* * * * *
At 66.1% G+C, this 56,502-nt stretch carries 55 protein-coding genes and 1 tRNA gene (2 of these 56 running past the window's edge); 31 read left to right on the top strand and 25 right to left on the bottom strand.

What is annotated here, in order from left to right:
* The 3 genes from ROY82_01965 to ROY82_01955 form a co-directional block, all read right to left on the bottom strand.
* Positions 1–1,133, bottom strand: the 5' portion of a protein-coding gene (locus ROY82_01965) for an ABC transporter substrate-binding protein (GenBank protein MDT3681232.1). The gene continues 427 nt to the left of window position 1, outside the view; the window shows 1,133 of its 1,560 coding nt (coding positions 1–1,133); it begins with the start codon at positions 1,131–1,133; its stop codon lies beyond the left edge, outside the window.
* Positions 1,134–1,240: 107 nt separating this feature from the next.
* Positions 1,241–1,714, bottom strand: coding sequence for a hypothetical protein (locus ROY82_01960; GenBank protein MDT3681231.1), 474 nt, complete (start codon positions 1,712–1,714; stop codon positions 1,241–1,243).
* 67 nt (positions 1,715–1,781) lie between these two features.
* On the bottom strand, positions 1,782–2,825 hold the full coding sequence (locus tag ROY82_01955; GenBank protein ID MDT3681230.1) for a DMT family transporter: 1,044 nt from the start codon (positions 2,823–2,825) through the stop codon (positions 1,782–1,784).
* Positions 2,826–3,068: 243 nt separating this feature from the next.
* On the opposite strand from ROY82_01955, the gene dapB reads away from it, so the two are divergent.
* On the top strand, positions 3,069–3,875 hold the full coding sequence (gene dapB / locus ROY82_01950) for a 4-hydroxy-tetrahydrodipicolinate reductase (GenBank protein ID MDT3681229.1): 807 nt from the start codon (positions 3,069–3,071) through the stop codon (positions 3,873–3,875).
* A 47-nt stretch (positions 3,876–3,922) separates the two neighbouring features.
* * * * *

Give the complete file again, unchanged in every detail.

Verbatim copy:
At 66.1% G+C, this 56,502-nt stretch carries 55 protein-coding genes and 1 tRNA gene (2 of these 56 running past the window's edge); 31 read left to right on the top strand and 25 right to left on the bottom strand.

What is annotated here, in order from left to right:
* The 3 genes from ROY82_01965 to ROY82_01955 form a co-directional block, all read right to left on the bottom strand.
* Positions 1–1,133, bottom strand: the 5' portion of a protein-coding gene (locus ROY82_01965) for an ABC transporter substrate-binding protein (GenBank protein MDT3681232.1). The gene continues 427 nt to the left of window position 1, outside the view; the window shows 1,133 of its 1,560 coding nt (coding positions 1–1,133); it begins with the start codon at positions 1,131–1,133; its stop codon lies beyond the left edge, outside the window.
* Positions 1,134–1,240: 107 nt separating this feature from the next.
* Positions 1,241–1,714, bottom strand: coding sequence for a hypothetical protein (locus ROY82_01960; GenBank protein MDT3681231.1), 474 nt, complete (start codon positions 1,712–1,714; stop codon positions 1,241–1,243).
* 67 nt (positions 1,715–1,781) lie between these two features.
* On the bottom strand, positions 1,782–2,825 hold the full coding sequence (locus tag ROY82_01955; GenBank protein ID MDT3681230.1) for a DMT family transporter: 1,044 nt from the start codon (positions 2,823–2,825) through the stop codon (positions 1,782–1,784).
* Positions 2,826–3,068: 243 nt separating this feature from the next.
* On the opposite strand from ROY82_01955, the gene dapB reads away from it, so the two are divergent.
* On the top strand, positions 3,069–3,875 hold the full coding sequence (gene dapB / locus ROY82_01950) for a 4-hydroxy-tetrahydrodipicolinate reductase (GenBank protein ID MDT3681229.1): 807 nt from the start codon (positions 3,069–3,071) through the stop codon (positions 3,873–3,875).
* A 47-nt stretch (positions 3,876–3,922) separates the two neighbouring features.